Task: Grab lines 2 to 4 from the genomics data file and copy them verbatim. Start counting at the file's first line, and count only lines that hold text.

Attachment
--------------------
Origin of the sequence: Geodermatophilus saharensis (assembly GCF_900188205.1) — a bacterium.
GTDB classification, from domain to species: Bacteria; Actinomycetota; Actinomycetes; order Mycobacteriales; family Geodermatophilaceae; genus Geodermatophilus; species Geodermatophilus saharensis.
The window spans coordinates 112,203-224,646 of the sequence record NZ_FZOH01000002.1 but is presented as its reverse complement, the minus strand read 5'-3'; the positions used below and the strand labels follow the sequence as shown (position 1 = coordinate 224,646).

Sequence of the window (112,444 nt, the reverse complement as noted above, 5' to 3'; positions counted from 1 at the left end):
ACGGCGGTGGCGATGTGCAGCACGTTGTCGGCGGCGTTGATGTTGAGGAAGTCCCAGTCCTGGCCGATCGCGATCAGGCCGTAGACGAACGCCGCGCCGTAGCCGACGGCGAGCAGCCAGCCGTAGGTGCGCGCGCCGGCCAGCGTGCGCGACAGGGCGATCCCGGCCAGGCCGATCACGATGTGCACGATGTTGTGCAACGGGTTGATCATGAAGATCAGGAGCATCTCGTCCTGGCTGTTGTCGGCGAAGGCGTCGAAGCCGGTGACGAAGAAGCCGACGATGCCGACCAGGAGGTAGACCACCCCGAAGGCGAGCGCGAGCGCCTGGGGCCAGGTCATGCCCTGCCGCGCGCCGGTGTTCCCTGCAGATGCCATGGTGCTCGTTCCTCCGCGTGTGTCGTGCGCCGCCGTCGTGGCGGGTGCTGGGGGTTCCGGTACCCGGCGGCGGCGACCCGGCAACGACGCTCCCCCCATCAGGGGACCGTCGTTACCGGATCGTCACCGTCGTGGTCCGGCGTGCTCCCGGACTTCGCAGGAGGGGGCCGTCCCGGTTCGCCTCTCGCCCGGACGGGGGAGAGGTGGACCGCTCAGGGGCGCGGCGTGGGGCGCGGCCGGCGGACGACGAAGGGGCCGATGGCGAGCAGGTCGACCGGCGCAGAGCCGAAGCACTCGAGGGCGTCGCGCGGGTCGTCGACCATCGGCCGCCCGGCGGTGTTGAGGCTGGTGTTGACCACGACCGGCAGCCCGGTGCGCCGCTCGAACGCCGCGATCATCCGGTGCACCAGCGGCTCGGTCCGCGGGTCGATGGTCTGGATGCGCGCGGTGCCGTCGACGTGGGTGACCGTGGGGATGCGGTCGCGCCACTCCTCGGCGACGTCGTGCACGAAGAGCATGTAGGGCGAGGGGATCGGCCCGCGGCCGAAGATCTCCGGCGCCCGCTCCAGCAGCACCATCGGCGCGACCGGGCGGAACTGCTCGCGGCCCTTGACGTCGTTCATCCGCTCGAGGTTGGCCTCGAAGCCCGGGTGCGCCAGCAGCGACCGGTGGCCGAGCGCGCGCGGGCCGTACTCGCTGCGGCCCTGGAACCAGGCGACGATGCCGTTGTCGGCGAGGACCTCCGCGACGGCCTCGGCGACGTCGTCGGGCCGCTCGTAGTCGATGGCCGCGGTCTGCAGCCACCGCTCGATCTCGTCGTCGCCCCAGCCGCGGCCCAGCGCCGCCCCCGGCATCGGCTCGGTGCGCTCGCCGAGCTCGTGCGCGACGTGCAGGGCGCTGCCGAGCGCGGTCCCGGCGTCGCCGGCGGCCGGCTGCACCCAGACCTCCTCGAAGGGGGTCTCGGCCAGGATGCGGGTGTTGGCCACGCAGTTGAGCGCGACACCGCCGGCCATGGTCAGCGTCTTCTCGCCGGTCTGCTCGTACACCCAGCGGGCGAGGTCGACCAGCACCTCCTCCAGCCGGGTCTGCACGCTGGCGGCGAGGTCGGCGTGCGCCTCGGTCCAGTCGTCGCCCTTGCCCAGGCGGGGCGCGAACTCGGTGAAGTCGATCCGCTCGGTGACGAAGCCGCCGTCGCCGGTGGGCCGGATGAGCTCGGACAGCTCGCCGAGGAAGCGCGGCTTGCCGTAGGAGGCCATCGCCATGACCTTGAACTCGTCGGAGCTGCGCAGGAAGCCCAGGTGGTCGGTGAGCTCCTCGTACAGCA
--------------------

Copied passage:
GTDB classification, from domain to species: Bacteria; Actinomycetota; Actinomycetes; order Mycobacteriales; family Geodermatophilaceae; genus Geodermatophilus; species Geodermatophilus saharensis.
The window spans coordinates 112,203-224,646 of the sequence record NZ_FZOH01000002.1 but is presented as its reverse complement, the minus strand read 5'-3'; the positions used below and the strand labels follow the sequence as shown (position 1 = coordinate 224,646).

Sequence of the window (112,444 nt, the reverse complement as noted above, 5' to 3'; positions counted from 1 at the left end):